“Rapunzel. Now that’s a parable for our time,” said Lenore Skenazy, the founder of the Free Range Kids movement, as she pointed to a picture book on the table of an East Side coffee shop. “But I swear I didn’t plant it.”
As a former journalist, Ms. Skenazy, 55, is quick to recognize the kind of detail that illustrates a broader theme. And the tale of the beautiful princess with long, golden hair, imprisoned in a tower while longing for adventure, certainly speaks to the helicopter parenting that Free Range Kids takes aim at.
The whole idea began back in 2008, after Ms. Skenazy took her 9-year-old son, Izzy, to Bloomingdale’s and left him in the handbag department, armed with just a subway map, a MetroCard, a $20 bill, and some quarters. Izzy, who had been asking his parents to let him find his way home for a while, came home excited that he had navigated the downtown 6 train and the crosstown bus to Waterside, the apartment complex in the East 20s where the family lived at the time.
A few weeks later, in need of fodder for her New York Sun column, Ms. Skenazy told her editor about her son’s Independence Day. Her editor thought it sounded like a nice local story (word to the wise: be careful what you tell your editors).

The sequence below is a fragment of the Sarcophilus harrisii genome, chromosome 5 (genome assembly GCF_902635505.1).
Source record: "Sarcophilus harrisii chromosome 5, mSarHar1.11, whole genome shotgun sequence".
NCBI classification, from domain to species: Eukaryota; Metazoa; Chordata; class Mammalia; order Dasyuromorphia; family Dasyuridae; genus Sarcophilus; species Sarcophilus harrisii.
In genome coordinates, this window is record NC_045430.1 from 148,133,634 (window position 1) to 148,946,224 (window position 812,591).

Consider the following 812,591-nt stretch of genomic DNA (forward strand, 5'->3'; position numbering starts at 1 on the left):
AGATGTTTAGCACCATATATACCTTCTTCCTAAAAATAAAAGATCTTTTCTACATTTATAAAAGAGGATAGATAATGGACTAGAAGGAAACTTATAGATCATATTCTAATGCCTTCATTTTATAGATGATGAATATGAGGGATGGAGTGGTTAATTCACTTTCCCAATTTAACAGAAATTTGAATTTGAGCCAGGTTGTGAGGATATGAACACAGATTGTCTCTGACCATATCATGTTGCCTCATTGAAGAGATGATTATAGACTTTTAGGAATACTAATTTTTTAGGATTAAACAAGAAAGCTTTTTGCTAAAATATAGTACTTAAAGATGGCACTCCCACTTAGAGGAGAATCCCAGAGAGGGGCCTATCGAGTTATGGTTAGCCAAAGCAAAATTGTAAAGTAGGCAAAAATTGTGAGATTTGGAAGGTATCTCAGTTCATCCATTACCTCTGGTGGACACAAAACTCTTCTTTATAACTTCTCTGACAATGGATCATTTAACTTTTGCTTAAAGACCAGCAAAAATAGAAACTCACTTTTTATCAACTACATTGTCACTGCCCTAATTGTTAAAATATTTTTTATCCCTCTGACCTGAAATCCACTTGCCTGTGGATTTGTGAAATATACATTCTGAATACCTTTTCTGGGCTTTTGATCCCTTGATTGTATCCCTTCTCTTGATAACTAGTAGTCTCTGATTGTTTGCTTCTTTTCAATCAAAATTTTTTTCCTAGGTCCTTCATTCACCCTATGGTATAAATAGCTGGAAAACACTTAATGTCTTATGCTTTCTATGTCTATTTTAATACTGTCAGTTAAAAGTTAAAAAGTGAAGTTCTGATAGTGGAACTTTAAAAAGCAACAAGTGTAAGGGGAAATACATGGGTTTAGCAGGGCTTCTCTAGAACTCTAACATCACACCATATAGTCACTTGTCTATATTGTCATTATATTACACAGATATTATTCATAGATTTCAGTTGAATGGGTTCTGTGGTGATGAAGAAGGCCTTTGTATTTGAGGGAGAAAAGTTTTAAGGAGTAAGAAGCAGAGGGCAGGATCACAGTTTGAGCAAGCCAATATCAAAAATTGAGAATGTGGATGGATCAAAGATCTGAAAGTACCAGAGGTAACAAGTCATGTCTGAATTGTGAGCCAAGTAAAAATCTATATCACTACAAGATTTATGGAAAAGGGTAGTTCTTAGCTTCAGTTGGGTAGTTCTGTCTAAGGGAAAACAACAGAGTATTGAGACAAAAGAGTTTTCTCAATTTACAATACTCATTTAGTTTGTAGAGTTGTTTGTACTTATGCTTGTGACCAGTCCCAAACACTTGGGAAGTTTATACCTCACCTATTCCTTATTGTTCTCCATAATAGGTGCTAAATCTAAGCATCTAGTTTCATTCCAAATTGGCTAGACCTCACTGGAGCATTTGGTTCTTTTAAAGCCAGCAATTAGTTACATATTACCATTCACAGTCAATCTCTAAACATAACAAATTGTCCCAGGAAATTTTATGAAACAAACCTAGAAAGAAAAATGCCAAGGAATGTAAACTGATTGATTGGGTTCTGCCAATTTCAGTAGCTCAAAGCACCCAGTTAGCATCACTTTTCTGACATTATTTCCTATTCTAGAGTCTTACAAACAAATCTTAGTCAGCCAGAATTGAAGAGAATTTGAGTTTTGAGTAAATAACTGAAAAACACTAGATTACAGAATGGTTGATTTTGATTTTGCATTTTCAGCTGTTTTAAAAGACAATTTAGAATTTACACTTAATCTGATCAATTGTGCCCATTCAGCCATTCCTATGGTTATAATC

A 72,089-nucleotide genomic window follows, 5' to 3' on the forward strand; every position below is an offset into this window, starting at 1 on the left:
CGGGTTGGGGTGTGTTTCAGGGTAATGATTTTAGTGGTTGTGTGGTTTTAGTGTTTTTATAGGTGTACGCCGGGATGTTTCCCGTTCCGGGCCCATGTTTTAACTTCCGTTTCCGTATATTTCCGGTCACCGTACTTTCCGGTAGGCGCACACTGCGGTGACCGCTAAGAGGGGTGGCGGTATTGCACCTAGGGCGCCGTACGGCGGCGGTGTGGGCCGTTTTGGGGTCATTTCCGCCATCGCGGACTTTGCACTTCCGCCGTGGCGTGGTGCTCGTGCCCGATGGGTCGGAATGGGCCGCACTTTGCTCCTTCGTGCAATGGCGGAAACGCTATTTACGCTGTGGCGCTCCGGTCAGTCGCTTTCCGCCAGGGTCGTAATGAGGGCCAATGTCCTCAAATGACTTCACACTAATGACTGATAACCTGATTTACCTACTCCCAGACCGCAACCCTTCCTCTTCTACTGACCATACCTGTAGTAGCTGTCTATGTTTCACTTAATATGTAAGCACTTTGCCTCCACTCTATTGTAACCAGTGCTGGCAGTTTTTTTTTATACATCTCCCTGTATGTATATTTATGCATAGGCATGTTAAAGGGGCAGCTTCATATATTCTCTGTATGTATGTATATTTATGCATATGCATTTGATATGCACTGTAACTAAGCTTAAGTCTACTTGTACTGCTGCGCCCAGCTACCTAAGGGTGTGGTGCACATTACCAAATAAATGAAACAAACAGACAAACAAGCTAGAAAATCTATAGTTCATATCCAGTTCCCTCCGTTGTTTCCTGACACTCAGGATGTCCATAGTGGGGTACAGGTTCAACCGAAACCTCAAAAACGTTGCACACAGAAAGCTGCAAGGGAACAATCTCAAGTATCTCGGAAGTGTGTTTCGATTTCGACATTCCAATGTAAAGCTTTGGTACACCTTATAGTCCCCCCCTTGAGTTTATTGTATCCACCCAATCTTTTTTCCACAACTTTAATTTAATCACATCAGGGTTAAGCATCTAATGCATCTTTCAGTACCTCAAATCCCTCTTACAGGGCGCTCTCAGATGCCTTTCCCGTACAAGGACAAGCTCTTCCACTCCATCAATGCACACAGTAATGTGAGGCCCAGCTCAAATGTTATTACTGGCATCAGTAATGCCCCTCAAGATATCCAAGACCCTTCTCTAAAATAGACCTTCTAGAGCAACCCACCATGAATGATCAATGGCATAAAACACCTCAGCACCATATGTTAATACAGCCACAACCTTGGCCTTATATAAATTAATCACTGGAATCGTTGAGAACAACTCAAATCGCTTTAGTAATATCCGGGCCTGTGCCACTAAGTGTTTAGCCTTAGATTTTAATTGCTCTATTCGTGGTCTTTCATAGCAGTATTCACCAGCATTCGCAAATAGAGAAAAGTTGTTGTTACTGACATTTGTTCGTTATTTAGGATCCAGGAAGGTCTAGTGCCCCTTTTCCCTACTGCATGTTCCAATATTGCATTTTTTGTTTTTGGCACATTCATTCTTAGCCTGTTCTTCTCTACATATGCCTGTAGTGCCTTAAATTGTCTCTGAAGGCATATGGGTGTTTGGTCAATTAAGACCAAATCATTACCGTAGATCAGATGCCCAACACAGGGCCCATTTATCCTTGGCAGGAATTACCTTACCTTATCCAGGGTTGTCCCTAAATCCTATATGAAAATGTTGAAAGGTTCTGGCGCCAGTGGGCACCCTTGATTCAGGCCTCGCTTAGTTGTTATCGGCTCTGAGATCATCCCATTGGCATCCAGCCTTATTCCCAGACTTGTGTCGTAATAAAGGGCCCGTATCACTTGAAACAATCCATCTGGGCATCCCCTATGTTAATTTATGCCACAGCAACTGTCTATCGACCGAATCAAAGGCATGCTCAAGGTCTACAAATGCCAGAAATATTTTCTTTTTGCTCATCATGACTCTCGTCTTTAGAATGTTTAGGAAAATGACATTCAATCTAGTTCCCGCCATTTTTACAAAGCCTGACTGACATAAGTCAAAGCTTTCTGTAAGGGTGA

“Half the people I’ve told this episode to now want to turn me in for child abuse. As if keeping kids under lock and key and helmet and cellphone and nanny and surveillance is the right way to rear kids. It’s not. It’s debilitating—for us and for them,” Ms. Skenazy wrote her April 1, 2008 column, “Why I Let My 9-Year-Old Ride the Subway Alone.”
Within days of publication, Ms. Skenazy found herself on television, defending her decision to allow her son out alone in a world where anything can happen. Psychologists (both professional and armchair) debated whether a 9-year-old was ready for that kind of freedom or whether his mother should be arrested for neglect.
“I was a regular reporter,” she said. “And then I got stuck on one story for the rest of my life.”
A tabloid vet, Ms. Skenazy, who spent nearly 14 years at the Daily News, knew a hot-button topic when she saw one. Within days of her fateful column, she started the Free Range Kids blog, dedicated to “fighting the belief that our children are in constant danger from creeps, kidnapping, germs, grades, flashers, frustration, failure, baby snatchers, bugs, bullies, men, sleepovers and/or the perils of a non-organic grape.”